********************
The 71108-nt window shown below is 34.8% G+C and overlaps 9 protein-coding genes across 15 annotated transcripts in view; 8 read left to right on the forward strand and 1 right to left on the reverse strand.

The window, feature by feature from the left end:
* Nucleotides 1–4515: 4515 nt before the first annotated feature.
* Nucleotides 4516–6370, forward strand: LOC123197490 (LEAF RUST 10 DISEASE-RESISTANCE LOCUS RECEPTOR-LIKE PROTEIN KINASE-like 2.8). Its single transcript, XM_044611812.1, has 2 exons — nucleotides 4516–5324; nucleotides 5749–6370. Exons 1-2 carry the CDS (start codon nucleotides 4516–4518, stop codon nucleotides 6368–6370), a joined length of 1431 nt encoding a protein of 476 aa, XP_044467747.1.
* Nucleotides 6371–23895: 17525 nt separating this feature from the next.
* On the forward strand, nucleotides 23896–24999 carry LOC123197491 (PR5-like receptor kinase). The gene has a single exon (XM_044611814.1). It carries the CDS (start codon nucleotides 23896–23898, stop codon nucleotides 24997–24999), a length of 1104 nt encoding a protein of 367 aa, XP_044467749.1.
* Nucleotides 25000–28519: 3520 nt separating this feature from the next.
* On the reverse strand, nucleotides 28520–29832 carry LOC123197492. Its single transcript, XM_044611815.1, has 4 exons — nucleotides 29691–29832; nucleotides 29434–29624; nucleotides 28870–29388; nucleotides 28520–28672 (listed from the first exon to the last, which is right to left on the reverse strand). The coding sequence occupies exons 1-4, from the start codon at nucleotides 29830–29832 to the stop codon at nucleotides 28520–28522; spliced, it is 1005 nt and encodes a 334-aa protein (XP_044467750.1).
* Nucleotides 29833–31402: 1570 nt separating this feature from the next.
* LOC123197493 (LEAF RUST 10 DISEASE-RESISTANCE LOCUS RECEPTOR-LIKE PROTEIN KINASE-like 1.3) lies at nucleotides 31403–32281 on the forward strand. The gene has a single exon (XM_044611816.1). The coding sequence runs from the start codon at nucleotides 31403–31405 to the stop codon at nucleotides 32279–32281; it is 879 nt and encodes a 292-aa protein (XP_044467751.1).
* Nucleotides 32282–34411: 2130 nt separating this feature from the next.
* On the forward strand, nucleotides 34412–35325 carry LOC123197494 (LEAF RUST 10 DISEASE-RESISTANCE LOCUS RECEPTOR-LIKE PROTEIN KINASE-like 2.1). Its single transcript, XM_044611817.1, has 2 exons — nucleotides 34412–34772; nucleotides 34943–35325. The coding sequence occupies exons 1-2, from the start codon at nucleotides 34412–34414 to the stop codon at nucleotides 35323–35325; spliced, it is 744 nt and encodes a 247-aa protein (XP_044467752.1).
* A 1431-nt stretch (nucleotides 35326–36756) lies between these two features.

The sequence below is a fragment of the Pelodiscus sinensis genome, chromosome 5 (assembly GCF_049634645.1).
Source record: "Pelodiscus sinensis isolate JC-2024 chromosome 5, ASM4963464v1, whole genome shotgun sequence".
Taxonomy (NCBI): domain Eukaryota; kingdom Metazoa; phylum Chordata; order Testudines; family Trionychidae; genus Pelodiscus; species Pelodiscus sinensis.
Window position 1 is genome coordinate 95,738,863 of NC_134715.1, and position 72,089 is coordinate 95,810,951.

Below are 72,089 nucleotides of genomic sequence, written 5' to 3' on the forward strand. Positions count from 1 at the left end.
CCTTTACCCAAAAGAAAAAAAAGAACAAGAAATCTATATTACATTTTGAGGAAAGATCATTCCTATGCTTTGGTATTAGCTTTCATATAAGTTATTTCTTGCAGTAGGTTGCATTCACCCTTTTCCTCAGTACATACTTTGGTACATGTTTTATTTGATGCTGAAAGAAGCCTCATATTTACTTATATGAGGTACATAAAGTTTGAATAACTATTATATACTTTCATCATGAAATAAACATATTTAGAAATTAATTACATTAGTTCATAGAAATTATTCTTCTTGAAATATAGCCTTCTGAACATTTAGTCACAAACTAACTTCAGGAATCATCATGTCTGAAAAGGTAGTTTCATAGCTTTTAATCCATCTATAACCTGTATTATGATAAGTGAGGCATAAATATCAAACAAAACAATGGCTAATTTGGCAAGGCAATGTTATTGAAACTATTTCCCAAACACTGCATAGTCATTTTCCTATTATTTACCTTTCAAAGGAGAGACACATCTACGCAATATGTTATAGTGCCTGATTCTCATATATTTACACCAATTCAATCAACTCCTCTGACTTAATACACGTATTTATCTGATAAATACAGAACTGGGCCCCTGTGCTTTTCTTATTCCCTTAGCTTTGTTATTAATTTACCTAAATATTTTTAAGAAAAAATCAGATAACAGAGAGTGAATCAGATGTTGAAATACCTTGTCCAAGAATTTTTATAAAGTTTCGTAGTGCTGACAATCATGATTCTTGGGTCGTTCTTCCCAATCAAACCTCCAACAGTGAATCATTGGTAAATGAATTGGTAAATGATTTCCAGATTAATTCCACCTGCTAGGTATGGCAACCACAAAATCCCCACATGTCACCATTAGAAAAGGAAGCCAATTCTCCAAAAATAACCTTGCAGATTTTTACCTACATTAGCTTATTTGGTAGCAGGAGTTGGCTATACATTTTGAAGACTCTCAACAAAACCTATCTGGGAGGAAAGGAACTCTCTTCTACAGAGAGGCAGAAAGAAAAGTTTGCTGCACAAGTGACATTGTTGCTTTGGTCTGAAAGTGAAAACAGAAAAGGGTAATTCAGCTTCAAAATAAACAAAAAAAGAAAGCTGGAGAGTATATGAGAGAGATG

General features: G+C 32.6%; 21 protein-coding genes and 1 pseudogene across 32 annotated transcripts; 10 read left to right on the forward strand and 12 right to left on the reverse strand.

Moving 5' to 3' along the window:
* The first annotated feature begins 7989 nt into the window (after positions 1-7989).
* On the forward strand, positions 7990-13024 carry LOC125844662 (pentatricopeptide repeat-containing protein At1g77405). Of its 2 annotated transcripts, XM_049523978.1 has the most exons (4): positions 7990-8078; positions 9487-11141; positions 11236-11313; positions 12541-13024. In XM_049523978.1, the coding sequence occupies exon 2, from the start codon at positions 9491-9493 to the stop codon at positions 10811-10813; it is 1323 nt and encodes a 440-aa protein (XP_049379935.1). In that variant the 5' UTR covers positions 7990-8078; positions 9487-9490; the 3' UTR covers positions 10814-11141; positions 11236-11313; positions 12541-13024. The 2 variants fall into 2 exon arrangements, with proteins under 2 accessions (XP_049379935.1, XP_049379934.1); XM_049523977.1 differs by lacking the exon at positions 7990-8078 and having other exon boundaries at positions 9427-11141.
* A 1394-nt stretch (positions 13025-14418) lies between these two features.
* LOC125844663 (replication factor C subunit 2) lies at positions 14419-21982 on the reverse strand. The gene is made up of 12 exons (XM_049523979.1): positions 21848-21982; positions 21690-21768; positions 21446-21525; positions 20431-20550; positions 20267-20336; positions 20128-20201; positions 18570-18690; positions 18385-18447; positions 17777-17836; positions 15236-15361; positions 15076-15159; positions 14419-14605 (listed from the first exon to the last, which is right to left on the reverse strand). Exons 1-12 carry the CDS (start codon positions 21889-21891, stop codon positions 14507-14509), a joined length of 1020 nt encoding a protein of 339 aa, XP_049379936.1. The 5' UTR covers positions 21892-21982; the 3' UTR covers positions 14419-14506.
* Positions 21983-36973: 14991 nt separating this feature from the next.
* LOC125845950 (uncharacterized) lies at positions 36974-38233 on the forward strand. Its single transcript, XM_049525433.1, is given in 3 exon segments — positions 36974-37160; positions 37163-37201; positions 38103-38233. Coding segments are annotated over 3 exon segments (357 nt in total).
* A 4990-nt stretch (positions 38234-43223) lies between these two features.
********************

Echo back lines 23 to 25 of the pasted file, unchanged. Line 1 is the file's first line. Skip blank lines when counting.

* On the forward strand, positions 7990-13024 carry LOC125844662 (pentatricopeptide repeat-containing protein At1g77405). Of its 2 annotated transcripts, XM_049523978.1 has the most exons (4): positions 7990-8078; positions 9487-11141; positions 11236-11313; positions 12541-13024. In XM_049523978.1, the coding sequence occupies exon 2, from the start codon at positions 9491-9493 to the stop codon at positions 10811-10813; it is 1323 nt and encodes a 440-aa protein (XP_049379935.1). In that variant the 5' UTR covers positions 7990-8078; positions 9487-9490; the 3' UTR covers positions 10814-11141; positions 11236-11313; positions 12541-13024. The 2 variants fall into 2 exon arrangements, with proteins under 2 accessions (XP_049379935.1, XP_049379934.1); XM_049523977.1 differs by lacking the exon at positions 7990-8078 and having other exon boundaries at positions 9427-11141.
* A 1394-nt stretch (positions 13025-14418) lies between these two features.
* LOC125844663 (replication factor C subunit 2) lies at positions 14419-21982 on the reverse strand. The gene is made up of 12 exons (XM_049523979.1): positions 21848-21982; positions 21690-21768; positions 21446-21525; positions 20431-20550; positions 20267-20336; positions 20128-20201; positions 18570-18690; positions 18385-18447; positions 17777-17836; positions 15236-15361; positions 15076-15159; positions 14419-14605 (listed from the first exon to the last, which is right to left on the reverse strand). Exons 1-12 carry the CDS (start codon positions 21889-21891, stop codon positions 14507-14509), a joined length of 1020 nt encoding a protein of 339 aa, XP_049379936.1. The 5' UTR covers positions 21892-21982; the 3' UTR covers positions 14419-14506.